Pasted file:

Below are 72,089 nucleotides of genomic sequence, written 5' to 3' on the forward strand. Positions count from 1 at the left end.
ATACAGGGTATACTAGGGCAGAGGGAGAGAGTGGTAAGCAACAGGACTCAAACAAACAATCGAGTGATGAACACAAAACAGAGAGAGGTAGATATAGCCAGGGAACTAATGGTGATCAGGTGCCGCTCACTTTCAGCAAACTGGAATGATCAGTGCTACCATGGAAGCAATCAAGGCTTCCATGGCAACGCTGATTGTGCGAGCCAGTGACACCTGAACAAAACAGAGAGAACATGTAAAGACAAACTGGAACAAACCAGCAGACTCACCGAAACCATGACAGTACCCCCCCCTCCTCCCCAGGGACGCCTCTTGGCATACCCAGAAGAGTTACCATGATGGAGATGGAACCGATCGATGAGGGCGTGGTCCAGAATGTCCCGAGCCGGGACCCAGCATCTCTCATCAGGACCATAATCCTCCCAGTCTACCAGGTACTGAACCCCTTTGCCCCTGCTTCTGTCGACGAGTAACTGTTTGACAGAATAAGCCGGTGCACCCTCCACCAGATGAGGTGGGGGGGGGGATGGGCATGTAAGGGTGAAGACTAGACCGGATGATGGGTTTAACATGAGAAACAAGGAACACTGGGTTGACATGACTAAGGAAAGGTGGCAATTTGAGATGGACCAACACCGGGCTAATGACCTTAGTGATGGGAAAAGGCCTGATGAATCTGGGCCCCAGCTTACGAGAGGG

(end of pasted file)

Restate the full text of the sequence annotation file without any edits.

Below are 72,089 nucleotides of genomic sequence, written 5' to 3' on the forward strand. Positions count from 1 at the left end.
ATACAGGGTATACTAGGGCAGAGGGAGAGAGTGGTAAGCAACAGGACTCAAACAAACAATCGAGTGATGAACACAAAACAGAGAGAGGTAGATATAGCCAGGGAACTAATGGTGATCAGGTGCCGCTCACTTTCAGCAAACTGGAATGATCAGTGCTACCATGGAAGCAATCAAGGCTTCCATGGCAACGCTGATTGTGCGAGCCAGTGACACCTGAACAAAACAGAGAGAACATGTAAAGACAAACTGGAACAAACCAGCAGACTCACCGAAACCATGACAGTACCCCCCCCTCCTCCCCAGGGACGCCTCTTGGCATACCCAGAAGAGTTACCATGATGGAGATGGAACCGATCGATGAGGGCGTGGTCCAGAATGTCCCGAGCCGGGACCCAGCATCTCTCATCAGGACCATAATCCTCCCAGTCTACCAGGTACTGAACCCCTTTGCCCCTGCTTCTGTCGACGAGTAACTGTTTGACAGAATAAGCCGGTGCACCCTCCACCAGATGAGGTGGGGGGGGGGATGGGCATGTAAGGGTGAAGACTAGACCGGATGATGGGTTTAACATGAGAAACAAGGAACACTGGGTTGACATGACTAAGGAAAGGTGGCAATTTGAGATGGACCAACACCGGGCTAATGACCTTAGTGATGGGAAAAGGCCTGATGAATCTGGGCCCCAGCTTACGAGAGGG